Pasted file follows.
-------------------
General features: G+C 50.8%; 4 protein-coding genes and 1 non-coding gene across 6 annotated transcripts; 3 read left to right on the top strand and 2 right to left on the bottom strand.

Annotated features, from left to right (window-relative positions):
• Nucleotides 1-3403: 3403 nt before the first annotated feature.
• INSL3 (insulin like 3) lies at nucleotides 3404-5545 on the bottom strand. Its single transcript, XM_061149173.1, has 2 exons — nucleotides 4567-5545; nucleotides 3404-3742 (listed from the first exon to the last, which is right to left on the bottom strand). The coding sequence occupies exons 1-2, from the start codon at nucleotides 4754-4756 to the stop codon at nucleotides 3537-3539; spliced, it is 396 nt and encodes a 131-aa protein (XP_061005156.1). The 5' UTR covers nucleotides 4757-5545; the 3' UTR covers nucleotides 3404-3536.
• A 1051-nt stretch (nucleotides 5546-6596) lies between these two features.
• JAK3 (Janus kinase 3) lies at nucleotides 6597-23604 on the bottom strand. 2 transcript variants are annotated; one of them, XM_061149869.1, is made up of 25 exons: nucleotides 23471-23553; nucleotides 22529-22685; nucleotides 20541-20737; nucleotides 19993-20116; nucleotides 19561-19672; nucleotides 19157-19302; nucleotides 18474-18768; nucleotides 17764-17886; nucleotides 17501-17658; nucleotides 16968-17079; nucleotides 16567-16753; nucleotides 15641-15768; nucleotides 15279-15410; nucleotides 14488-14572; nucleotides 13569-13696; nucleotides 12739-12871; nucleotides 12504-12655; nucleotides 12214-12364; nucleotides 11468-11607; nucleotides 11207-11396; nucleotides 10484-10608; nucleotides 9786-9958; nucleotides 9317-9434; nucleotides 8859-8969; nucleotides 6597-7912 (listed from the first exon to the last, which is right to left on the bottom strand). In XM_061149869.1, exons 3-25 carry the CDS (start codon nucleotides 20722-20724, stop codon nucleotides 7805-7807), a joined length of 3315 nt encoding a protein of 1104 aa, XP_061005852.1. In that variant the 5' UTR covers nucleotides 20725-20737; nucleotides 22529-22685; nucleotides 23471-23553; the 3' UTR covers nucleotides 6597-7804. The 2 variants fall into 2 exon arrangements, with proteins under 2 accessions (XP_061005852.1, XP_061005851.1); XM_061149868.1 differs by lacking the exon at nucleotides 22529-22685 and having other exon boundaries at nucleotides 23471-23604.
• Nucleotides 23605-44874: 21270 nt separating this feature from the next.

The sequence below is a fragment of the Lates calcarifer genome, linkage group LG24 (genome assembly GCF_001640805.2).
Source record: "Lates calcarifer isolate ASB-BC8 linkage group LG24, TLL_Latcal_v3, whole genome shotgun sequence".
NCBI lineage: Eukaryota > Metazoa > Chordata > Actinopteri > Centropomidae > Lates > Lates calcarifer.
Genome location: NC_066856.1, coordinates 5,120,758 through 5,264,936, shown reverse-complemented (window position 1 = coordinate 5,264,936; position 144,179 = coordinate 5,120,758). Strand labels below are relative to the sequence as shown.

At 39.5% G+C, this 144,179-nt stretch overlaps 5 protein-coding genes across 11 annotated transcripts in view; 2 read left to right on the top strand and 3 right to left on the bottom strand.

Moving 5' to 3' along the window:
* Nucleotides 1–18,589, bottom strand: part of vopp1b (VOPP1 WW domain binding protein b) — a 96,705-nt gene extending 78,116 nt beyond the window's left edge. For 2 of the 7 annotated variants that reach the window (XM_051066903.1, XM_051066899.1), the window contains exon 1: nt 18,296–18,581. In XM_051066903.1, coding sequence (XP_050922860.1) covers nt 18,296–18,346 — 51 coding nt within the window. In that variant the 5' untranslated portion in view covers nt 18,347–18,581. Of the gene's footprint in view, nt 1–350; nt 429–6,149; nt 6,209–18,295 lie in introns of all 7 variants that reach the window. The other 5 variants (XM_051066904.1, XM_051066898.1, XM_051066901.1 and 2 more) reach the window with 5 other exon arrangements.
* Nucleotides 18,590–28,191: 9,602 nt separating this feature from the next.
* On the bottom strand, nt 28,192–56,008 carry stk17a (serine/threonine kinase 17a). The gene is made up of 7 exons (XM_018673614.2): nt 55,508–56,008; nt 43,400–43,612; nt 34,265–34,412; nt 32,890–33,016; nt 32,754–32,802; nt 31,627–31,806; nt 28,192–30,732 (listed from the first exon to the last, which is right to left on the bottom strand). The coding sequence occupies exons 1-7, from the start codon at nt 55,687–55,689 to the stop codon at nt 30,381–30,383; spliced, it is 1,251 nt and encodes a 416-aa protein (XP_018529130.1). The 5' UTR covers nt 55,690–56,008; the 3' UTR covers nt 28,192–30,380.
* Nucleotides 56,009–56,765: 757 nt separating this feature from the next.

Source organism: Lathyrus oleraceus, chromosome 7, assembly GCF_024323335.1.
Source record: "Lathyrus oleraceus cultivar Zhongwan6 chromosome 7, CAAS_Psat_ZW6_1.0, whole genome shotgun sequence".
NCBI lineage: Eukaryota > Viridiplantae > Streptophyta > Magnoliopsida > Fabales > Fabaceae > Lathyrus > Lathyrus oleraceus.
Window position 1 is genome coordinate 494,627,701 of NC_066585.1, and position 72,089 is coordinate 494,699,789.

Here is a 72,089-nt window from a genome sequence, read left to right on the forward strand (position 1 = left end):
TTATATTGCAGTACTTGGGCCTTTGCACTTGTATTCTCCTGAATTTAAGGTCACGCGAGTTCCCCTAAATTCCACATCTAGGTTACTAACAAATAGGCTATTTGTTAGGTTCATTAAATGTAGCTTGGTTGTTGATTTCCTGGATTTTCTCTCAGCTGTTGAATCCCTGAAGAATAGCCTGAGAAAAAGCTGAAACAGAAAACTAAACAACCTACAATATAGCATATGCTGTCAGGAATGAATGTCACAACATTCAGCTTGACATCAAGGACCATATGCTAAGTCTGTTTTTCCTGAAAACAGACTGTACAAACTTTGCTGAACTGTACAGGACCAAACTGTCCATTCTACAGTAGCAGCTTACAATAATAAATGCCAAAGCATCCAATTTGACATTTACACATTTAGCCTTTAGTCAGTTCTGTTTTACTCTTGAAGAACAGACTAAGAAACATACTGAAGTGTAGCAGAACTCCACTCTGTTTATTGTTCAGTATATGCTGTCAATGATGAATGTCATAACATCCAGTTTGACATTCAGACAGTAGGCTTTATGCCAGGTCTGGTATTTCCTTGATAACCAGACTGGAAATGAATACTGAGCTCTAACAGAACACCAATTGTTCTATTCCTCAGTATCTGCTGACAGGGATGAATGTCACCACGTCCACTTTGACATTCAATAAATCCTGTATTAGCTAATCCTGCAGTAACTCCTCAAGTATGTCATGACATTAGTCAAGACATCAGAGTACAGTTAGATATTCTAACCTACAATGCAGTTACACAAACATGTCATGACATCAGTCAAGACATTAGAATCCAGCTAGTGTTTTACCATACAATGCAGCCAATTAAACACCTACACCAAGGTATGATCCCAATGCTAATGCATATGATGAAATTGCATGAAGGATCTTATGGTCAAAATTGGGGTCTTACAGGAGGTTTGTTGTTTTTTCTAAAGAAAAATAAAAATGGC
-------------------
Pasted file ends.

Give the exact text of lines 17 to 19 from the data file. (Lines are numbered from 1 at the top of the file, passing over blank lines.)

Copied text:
* Nucleotides 56,009–56,765: 757 nt separating this feature from the next.

Source organism: Lathyrus oleraceus, chromosome 7, assembly GCF_024323335.1.
Source record: "Lathyrus oleraceus cultivar Zhongwan6 chromosome 7, CAAS_Psat_ZW6_1.0, whole genome shotgun sequence".